Q: If an underage person passes out (after having consumed alcohol), who should be called first?
Wayman: 9-1-1! When they call, the operator will not allow them to hang up until help arrives, and they will ask questions about the person’s condition, what happened, and possibly give instructions.
Prieto: Neither the kid who calls for help, nor the kid who passed out because of alcohol can be prosecuted.
Q: If a kid is a designated driver, are they liable for driving juveniles home who are under the influence?
Sloan: If the driver has a legal curfew and it is passed that time, then they could be charged.
Q: Why doesn’t Westfield pass an ordinance like Cranford and other surrounding towns that allows the police to enter a home if they suspect that underage drinking is going on?
Prieto: The police are not responsible for creating such an ordinance. This can be presented to the Town Council.
Wayman: The police cannot legally walk into someone’s home without their permission. But, if there are kids outside who are clearly drinking then they can get involved. Or if the officer sees that inside the house someone’s life or safety is in danger, then they can enter.
Student athletes at WHS are required to sign a form at the beginning of each season that says that they will not consume alcohol or abuse drugs 24/7 during that season.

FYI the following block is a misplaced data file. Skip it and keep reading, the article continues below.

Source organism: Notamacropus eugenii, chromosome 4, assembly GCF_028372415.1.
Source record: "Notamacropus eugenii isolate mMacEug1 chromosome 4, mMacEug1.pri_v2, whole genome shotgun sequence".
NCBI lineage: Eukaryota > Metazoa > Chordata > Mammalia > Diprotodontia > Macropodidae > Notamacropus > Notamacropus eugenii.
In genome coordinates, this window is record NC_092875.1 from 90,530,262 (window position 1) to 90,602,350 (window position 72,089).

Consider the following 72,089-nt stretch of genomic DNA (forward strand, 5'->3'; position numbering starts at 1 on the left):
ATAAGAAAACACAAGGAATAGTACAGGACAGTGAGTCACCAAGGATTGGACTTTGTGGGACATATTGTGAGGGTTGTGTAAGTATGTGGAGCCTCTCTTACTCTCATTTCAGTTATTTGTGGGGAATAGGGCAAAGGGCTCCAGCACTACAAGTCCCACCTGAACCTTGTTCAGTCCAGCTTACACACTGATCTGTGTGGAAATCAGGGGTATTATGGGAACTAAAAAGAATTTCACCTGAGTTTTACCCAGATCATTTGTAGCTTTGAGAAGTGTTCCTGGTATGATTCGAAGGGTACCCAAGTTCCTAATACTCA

Q: Will infractions against this school code follow students on their permanent records?
Mazzarese: The purpose of the policy is to protect students medically, to recognize that there will be punishments for being under the influence because it is unacceptable, and to be alert to students whose academic and athletic performances are affected by such behavior. A transcript has very specific information on it, but disciplinary records are not included—they are not in the counseling records. However, students can choose to write as part of their application about past mistakes and how they have changed.
Q: Are parents required to be present when the school questions students about use of alcohol at school events?
Renwick: No, but they are always informed after the fact.
Q: What is the scope of the athletic code and how is it limited?
Mamary: It only applies to students in the current season. It requires proof (except in the case of a police report). There have been instances of parents bringing their kids in, and instances of kids admitting to their behavior.
According to an insurance agent spoken to by the PTSO, if the homeowners are not at home in the case of juveniles consuming alcohol, a lawsuit will most likely be filed if an incident occurs.
Distance from the residence does not change the liability risk. If there is damage to the home, the homeowner and the attendees may be held responsible. The umbrella policy will help protect the homeowner’s assets, although the policy may become void if you are responsible for serving alcohol to minors. If the home has been vandalized, the insurance agency should be contacted and it is recommended that you file a police report.
If a person receives a Driving Under the Influence summons, usually all car policies and liability and umbrella policies will be cancelled, although it varies. Adults can face jail time and fines.